Bhupinder Singh
Bhupinder Singh
NORTH MANCHESTER – Bhupinder Singh has been named founding program director of the Department of Physical Therapy at Manchester University. He begins March 1.

As part of its Charting the Future initiative, Lilly Endowment Inc. this fall selected Manchester for a $1 million grant to help launch a Doctor of Physical Therapy program. The grant allowed Manchester to move forward with hiring a director, faculty and staff in order to pursue accreditation. The program start date depends on when accreditation is approved, according to a news release from Manchester University.

“We are excited to take this next step in establishing Manchester’s signature program in the rehabilitation sciences,” said President Dave McFadden. “Dr. Singh is a perfect fit for Manchester, and he is the right person to lead this program. He has a track record of interdisciplinary collaboration and building service into the student experience – both hallmarks of health science education at Manchester.”

Singh comes to Manchester from the Department of Physical Therapy at California State University, Fresno. He completed his doctoral work in physical therapy and rehabilitation sciences at the Carver School of Medicine at the University of Iowa.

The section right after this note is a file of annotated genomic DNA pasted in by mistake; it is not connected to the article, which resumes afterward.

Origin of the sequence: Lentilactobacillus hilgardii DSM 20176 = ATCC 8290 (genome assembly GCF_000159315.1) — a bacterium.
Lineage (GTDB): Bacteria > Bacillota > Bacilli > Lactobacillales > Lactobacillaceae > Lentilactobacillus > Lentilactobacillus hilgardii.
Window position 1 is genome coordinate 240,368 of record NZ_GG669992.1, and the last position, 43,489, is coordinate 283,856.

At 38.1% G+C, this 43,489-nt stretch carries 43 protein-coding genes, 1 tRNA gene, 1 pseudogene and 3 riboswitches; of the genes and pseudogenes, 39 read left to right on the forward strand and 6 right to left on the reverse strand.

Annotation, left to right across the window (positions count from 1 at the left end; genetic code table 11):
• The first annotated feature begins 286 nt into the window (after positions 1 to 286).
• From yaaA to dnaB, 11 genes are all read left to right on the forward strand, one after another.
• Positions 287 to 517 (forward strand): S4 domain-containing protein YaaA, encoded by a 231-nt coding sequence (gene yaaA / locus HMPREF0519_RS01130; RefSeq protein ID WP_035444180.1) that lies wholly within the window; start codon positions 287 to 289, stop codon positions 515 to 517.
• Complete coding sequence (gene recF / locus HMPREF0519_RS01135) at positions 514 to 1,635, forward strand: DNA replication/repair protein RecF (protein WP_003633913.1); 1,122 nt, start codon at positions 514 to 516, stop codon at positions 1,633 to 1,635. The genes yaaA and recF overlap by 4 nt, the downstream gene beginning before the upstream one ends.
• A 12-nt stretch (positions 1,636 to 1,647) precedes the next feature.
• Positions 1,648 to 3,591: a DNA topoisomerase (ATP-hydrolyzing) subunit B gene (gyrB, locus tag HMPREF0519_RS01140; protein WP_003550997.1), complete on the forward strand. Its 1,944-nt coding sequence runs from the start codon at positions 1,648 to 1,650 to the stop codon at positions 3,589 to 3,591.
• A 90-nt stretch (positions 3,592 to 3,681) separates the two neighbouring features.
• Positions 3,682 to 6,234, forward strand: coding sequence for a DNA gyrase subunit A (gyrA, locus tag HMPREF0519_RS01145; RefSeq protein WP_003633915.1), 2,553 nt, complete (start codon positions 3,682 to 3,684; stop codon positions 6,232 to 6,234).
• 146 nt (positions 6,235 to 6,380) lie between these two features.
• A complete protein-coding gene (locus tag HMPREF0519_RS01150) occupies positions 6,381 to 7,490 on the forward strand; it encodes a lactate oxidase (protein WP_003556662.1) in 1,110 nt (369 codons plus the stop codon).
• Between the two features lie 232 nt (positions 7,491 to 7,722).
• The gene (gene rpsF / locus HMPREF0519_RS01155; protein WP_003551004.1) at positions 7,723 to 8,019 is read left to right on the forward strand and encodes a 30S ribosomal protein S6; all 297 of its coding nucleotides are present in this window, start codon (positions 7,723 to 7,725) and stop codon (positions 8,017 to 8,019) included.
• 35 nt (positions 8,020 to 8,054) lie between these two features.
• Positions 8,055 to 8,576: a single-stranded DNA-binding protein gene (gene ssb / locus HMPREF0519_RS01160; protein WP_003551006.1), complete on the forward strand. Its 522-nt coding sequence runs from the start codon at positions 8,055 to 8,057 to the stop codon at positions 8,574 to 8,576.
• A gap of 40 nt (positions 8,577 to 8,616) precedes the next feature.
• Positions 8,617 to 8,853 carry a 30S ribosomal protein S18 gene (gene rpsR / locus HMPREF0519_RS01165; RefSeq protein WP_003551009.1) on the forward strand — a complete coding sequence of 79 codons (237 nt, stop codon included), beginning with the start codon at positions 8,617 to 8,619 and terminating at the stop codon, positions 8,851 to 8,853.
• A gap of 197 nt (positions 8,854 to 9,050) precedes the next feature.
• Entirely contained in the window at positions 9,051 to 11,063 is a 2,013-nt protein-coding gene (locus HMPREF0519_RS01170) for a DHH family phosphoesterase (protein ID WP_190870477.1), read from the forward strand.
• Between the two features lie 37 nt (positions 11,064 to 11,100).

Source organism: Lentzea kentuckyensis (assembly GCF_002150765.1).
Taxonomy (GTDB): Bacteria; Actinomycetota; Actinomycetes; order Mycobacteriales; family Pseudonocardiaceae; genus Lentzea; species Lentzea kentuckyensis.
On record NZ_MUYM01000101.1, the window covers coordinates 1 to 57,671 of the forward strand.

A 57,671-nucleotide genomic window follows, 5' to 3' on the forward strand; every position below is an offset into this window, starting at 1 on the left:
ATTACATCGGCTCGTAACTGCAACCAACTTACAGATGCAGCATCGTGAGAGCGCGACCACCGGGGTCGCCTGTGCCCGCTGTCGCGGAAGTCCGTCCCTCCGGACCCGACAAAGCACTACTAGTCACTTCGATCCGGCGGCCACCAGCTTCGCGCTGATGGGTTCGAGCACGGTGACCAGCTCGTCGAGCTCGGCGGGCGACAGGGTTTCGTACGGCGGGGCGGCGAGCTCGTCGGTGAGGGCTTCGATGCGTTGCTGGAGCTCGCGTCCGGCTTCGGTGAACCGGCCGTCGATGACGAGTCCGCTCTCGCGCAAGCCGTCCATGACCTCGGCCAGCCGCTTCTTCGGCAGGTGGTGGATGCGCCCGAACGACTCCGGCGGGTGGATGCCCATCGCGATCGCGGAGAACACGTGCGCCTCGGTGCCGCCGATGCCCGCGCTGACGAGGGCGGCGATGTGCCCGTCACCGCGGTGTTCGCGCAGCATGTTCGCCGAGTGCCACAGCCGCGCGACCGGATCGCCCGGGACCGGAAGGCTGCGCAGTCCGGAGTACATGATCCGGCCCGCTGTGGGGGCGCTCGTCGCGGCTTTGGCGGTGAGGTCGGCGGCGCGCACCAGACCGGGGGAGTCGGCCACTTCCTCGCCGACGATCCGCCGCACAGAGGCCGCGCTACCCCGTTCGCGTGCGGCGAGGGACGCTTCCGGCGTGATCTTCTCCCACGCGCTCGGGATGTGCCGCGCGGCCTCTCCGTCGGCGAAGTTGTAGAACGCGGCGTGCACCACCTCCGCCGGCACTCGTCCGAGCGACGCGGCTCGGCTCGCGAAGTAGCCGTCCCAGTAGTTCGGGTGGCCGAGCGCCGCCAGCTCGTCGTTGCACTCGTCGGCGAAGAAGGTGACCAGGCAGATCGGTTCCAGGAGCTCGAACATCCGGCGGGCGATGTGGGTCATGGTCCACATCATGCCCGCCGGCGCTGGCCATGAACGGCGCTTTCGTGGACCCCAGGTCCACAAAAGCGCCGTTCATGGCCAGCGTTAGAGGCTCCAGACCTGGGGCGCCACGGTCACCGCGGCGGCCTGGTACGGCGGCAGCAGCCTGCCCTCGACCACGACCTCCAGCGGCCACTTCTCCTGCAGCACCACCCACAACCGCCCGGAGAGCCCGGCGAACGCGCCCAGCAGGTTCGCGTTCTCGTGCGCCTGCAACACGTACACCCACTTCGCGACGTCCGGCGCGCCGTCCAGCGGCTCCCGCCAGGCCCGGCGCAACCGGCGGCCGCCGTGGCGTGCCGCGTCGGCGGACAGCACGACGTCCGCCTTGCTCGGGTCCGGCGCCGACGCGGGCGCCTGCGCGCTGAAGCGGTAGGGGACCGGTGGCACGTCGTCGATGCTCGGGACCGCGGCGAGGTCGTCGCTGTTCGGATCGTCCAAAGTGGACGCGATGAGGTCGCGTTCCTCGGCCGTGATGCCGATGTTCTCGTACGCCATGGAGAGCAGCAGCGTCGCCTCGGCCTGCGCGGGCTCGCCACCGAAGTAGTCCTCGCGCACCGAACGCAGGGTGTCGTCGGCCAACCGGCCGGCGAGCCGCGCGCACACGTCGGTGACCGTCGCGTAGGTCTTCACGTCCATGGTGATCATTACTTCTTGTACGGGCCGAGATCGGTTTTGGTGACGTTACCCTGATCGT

“I am excited to work with the outstanding faculty and future motivated students of Manchester University,” he said. “Manchester’s commitment to service, integrity and excellence coincide with the values of physical therapy profession and will become the underpinnings of this signature doctor of physical therapy program. The region will benefit from the advent of this program, and I am thrilled to work with a strong team to serve the community of northeast Indiana.”

During his time at Fresno State, Singh received the Fresno State Outstanding Advisor Award, Exceptional Levels of Service to Students Award and the Promising New Faculty Award, according to the release.

He founded and is director of the Fresno State Gait Analysis Movement Evaluation lab. In addition to studying the effect of obesity on physical activity, the lab hosts research collaborations and has received grant funding from several external agencies including the National Science Foundation.

Singh also launched the Fresno State Amputee Clinic, connecting underserved Fresno-area amputees with physical therapists, doctors and prosthetics experts.

The proposed program at Manchester will focus on interprofessional collaborations as a routine part of students’ education. Manchester already has clinical rotation partnerships with health care providers in the region through its pharmacy program. There will also be opportunities for student research and service.